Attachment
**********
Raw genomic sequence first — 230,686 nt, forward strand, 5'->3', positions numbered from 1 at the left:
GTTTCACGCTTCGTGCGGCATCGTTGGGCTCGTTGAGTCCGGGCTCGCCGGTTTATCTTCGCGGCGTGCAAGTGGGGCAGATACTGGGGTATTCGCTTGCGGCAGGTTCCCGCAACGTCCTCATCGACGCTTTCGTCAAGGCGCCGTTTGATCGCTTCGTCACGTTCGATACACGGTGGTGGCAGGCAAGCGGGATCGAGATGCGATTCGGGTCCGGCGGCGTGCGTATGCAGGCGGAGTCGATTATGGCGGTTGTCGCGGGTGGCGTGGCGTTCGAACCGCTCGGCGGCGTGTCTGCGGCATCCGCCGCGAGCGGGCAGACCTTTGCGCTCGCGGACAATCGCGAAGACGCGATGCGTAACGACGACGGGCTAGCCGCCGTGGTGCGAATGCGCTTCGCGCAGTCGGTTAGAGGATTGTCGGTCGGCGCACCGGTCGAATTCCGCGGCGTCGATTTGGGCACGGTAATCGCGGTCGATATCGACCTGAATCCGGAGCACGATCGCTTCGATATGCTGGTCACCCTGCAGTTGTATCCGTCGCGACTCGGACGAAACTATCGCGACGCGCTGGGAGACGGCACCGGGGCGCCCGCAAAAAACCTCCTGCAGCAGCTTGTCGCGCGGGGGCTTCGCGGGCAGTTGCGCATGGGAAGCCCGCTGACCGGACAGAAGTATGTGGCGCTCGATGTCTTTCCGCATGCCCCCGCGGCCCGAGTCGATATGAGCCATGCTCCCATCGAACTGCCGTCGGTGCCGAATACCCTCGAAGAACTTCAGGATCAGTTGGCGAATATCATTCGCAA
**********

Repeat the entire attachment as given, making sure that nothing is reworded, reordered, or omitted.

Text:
Raw genomic sequence first — 230,686 nt, forward strand, 5'->3', positions numbered from 1 at the left:
GTTTCACGCTTCGTGCGGCATCGTTGGGCTCGTTGAGTCCGGGCTCGCCGGTTTATCTTCGCGGCGTGCAAGTGGGGCAGATACTGGGGTATTCGCTTGCGGCAGGTTCCCGCAACGTCCTCATCGACGCTTTCGTCAAGGCGCCGTTTGATCGCTTCGTCACGTTCGATACACGGTGGTGGCAGGCAAGCGGGATCGAGATGCGATTCGGGTCCGGCGGCGTGCGTATGCAGGCGGAGTCGATTATGGCGGTTGTCGCGGGTGGCGTGGCGTTCGAACCGCTCGGCGGCGTGTCTGCGGCATCCGCCGCGAGCGGGCAGACCTTTGCGCTCGCGGACAATCGCGAAGACGCGATGCGTAACGACGACGGGCTAGCCGCCGTGGTGCGAATGCGCTTCGCGCAGTCGGTTAGAGGATTGTCGGTCGGCGCACCGGTCGAATTCCGCGGCGTCGATTTGGGCACGGTAATCGCGGTCGATATCGACCTGAATCCGGAGCACGATCGCTTCGATATGCTGGTCACCCTGCAGTTGTATCCGTCGCGACTCGGACGAAACTATCGCGACGCGCTGGGAGACGGCACCGGGGCGCCCGCAAAAAACCTCCTGCAGCAGCTTGTCGCGCGGGGGCTTCGCGGGCAGTTGCGCATGGGAAGCCCGCTGACCGGACAGAAGTATGTGGCGCTCGATGTCTTTCCGCATGCCCCCGCGGCCCGAGTCGATATGAGCCATGCTCCCATCGAACTGCCGTCGGTGCCGAATACCCTCGAAGAACTTCAGGATCAGTTGGCGAATATCATTCGCAA